What’s your all-time favourite app. The app that you can’t live without? The app that you’d take with you to a Desert Island?
It’s the question that I posed to my network last week after blogging about 25 apps I use to stay productive on the move.
You responded enthusiastically. Thank you.
Our favourite apps are either messaging apps or utilities that make our lives that little bit easy. The best combine your location in time or space with information.
There’s another piece of insight that is a common thread through many of your recommendations. It’s simply that we adore the list and note syncing app Evernote.
I’ve linked to Apple versions of all the apps you’ve recommended as I’m an iPhone user. Other flavours are obviously available.
There’ll almost certainly be something here for you to try. Thanks to everyone for their recommendations. Here’s what you suggested.
Get yourself a decent web browser. Savvy users such as James Whatley use Chrome.
Health and wellbeing
Sarah Raad suggested a beautiful app called Gratitude Journal. It’s on my list to download.
Wake is an intuitive alarm clock that Linda Wuest uses to wake up and start her day.
Wearable devices are starting to make a significant impact on the health of motivated users.
Keith Withnail suggested calorie tracker MyFitnessPal. Karen Morledge recommended an activity tracker called Steps. Meanwhile Andrew Ross reported that Jawbone’s UP app has helped him lose five stone.
Rob Ashwell uses a VPN app called Hola to access media services around the world.
Shel Holtz and Lucy Mann are both audio junkies who recommend podcasts.
We still like RSS Readers to collate content from around the web. Julio Romo suggested Reeder.
Mandy Pearse recommends VR+. It allows you to send chunks of audio via email, messaging apps, or social networks.
Sarah Hall called out Shazam, a neat app that identifies music in the wild enabling you to purchase it directly from iTunes.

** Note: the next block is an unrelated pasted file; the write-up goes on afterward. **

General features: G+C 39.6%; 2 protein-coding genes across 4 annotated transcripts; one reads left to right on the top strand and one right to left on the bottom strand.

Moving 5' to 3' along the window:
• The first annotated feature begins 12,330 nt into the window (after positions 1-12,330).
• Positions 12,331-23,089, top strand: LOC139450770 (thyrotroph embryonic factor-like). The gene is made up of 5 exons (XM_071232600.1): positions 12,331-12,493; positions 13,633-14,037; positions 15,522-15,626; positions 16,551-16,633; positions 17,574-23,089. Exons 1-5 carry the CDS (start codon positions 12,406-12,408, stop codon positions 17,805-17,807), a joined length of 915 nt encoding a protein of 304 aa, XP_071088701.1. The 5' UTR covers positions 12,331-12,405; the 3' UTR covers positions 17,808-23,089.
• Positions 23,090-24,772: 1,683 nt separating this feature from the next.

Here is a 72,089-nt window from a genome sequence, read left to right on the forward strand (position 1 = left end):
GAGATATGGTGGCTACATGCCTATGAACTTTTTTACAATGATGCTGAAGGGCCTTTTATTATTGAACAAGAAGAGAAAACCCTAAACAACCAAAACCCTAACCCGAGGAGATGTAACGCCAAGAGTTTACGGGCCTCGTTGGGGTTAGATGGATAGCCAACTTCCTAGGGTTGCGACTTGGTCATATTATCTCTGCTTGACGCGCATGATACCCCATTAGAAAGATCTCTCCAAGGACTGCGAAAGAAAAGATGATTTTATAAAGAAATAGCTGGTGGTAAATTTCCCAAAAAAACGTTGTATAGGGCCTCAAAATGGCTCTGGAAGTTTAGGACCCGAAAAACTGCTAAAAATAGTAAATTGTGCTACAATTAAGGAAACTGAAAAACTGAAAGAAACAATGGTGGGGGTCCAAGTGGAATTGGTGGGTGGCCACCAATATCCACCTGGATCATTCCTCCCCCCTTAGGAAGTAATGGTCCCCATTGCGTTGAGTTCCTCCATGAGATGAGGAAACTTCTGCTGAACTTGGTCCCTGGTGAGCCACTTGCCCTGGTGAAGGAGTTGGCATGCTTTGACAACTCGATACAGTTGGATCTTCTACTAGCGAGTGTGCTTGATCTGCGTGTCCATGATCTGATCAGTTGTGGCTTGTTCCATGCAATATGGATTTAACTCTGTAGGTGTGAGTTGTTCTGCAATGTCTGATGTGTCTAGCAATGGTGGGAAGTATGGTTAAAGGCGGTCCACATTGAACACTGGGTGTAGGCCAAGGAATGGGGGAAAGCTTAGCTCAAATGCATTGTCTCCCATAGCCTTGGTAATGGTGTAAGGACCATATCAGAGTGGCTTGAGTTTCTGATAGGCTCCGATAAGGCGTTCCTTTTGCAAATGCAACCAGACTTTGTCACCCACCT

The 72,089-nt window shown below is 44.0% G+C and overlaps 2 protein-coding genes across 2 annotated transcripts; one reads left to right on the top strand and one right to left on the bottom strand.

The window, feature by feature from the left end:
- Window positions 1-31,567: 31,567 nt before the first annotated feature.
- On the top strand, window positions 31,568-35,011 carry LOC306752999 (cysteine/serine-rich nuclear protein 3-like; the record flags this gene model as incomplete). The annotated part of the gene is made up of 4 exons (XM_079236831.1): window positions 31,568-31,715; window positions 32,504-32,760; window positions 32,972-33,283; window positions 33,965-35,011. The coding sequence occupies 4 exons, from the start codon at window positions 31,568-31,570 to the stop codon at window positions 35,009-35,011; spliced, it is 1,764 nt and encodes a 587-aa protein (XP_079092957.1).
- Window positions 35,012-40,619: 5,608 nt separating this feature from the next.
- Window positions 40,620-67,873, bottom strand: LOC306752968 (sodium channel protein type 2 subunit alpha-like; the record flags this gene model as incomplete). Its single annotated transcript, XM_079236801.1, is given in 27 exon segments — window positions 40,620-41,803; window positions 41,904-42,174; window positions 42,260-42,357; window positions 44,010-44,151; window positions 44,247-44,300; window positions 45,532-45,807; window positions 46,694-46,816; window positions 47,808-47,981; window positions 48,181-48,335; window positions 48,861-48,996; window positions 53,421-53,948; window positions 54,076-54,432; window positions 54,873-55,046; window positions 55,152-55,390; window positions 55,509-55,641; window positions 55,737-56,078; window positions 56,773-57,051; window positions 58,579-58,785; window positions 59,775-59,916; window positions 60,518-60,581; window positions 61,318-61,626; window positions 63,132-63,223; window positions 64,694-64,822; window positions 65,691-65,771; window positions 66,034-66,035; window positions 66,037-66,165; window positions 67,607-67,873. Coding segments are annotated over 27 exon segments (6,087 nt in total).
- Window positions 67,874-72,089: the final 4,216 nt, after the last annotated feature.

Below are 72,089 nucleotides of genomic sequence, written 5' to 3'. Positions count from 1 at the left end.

Michelle Goodall and Kieron Donoghue both suggested music streaming service Spotify.
Social networks may well be the most used apps on your smart phone but they didn’t feature as often as you might expect in people’s recommendations.
Neville Hobson, Gabrielle Laine-Peters and Laura Sutherland said Twitter was their favourite. I think that it would be top for me too.
Rachel Miller meanwhile puts Pinterest first, saying that it’s her visual planner.
My eldest daughter Ellie said Instagram. “It’s less annoying than your Facebook posts, Dad,” she said. Thanks Ellie.
Kai MacMahon had the most original suggestion in Whistle an app that links to a wearable pet collar that enables you to keep track of what your dog is up to whether you’re together or apart.
Asad Dhunna and James Mayes are reducing their dependence on email thanks to Slack. It’s a smart messaging platform for teams.
Carol Arthur, Keith Lewis, Jim Lin, Chris Reed, Nuno Da Silva Jorge and Will McInnes called out a favourite app of mine called Evernote. It synchronises notes with other devices.
OneNote is a similar app to Evernote made by Microsoft, recommended by Stuart Bruce. He also uses it to keep track of expense claims and web content.
Pocket is the secret weapon of Shaun Harley and Scott Guthrie. It allows you to save content from around the web to view later.
Stuart Campbell and Paul Sutton are both list junkies and tipped Wunderlist. It enables them to keep track of their to-do lists.
Andy Dickens uses Dashlane to keep his passwords and personal information secure.
The offline TripAdvisor city bundles are great according to David Sawyer and save on roaming costs. In fact they are so good that tourist organisations are starting to make their own versions.
Kate Hartley and Becky McMichael recommended Citymapper, a public transport app for London and Manchester that is so good that it really needs to extended nationally and internationally.
Michael Ambjorn suggested TripIt. It collates all your travel information and tickets for a trip.
Lindsey Collumbell, Sarah Pinch and Sarah Stimson ensure that their trains run on time thanks to UK Train Times.
Adam Cranfield and Bill Jones are both Google Maps fans. Lots of other people also suggested it would be handy on a Desert Island.
Desert island apps
Matt Espley and Andrew Fawcett-Wolf entered into the spirit of the Desert Island conversation proper, and said that their favourite mobile phone app was the camera.
Nick Zea-Smith similarly suggested the torch, and Darryl Sparey the phone.
Thanks Matt, Andrew, Nick and Darryl for keeping it real.
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